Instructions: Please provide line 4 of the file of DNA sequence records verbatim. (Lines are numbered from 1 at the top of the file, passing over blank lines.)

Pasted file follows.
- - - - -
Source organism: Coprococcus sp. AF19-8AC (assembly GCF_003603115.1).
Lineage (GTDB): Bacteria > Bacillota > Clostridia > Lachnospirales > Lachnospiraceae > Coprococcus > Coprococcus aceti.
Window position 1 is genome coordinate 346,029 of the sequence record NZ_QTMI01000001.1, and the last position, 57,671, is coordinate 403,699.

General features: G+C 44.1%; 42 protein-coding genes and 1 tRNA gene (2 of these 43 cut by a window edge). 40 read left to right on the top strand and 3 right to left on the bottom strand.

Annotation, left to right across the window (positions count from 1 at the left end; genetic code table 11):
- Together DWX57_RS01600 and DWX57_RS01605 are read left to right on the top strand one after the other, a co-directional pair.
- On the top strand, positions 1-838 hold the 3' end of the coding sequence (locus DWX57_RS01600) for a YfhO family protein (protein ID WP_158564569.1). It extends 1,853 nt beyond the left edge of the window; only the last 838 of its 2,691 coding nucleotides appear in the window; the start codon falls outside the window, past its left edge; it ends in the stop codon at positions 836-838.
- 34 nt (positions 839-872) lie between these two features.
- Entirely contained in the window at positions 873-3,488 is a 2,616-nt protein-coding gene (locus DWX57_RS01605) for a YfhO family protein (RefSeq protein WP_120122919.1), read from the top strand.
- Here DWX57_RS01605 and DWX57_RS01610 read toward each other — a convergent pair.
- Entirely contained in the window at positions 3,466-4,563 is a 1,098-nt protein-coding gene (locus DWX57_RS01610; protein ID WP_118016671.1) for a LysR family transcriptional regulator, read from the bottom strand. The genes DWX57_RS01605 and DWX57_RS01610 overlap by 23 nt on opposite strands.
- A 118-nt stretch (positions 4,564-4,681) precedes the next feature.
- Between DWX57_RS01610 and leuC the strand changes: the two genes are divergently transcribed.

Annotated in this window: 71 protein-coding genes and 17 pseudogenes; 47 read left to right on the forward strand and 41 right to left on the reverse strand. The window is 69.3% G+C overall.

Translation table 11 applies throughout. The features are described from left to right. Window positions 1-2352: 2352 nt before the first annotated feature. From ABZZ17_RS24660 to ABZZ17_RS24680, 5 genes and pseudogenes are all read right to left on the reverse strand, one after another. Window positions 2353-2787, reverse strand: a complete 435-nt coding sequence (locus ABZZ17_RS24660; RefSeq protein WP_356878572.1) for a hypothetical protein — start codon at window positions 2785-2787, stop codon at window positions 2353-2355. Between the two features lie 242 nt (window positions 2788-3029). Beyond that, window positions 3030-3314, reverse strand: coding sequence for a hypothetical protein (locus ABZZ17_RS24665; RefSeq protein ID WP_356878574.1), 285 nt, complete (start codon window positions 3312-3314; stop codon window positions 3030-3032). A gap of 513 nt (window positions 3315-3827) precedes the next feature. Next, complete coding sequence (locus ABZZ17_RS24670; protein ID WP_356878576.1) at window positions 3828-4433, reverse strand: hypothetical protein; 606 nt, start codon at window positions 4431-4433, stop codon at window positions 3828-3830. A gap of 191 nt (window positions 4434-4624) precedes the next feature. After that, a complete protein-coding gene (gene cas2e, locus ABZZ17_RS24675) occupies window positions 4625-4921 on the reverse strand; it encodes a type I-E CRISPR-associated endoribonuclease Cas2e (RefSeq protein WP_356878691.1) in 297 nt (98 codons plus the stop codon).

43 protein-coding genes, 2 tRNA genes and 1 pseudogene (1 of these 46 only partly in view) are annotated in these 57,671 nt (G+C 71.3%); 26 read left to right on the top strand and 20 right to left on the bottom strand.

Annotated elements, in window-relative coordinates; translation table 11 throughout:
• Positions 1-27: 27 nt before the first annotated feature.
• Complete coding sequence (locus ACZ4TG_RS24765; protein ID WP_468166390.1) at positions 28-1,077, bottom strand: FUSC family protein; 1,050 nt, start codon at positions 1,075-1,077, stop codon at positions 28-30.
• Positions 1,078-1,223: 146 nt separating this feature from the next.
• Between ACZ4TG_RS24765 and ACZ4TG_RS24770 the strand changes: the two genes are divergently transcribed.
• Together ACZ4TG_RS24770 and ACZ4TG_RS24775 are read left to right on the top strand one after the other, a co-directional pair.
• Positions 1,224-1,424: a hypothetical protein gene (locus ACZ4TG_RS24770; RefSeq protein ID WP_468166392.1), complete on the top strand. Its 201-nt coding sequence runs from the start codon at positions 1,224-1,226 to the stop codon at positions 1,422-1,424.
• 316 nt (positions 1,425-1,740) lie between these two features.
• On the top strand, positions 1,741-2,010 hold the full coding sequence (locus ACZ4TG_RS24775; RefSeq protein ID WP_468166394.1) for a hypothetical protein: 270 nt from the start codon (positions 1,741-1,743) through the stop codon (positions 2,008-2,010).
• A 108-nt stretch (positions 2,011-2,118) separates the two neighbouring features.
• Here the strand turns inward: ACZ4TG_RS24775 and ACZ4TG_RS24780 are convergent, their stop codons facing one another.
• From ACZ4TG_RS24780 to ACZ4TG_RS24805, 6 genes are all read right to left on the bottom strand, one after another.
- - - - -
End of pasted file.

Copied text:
General features: G+C 44.1%; 42 protein-coding genes and 1 tRNA gene (2 of these 43 cut by a window edge). 40 read left to right on the top strand and 3 right to left on the bottom strand.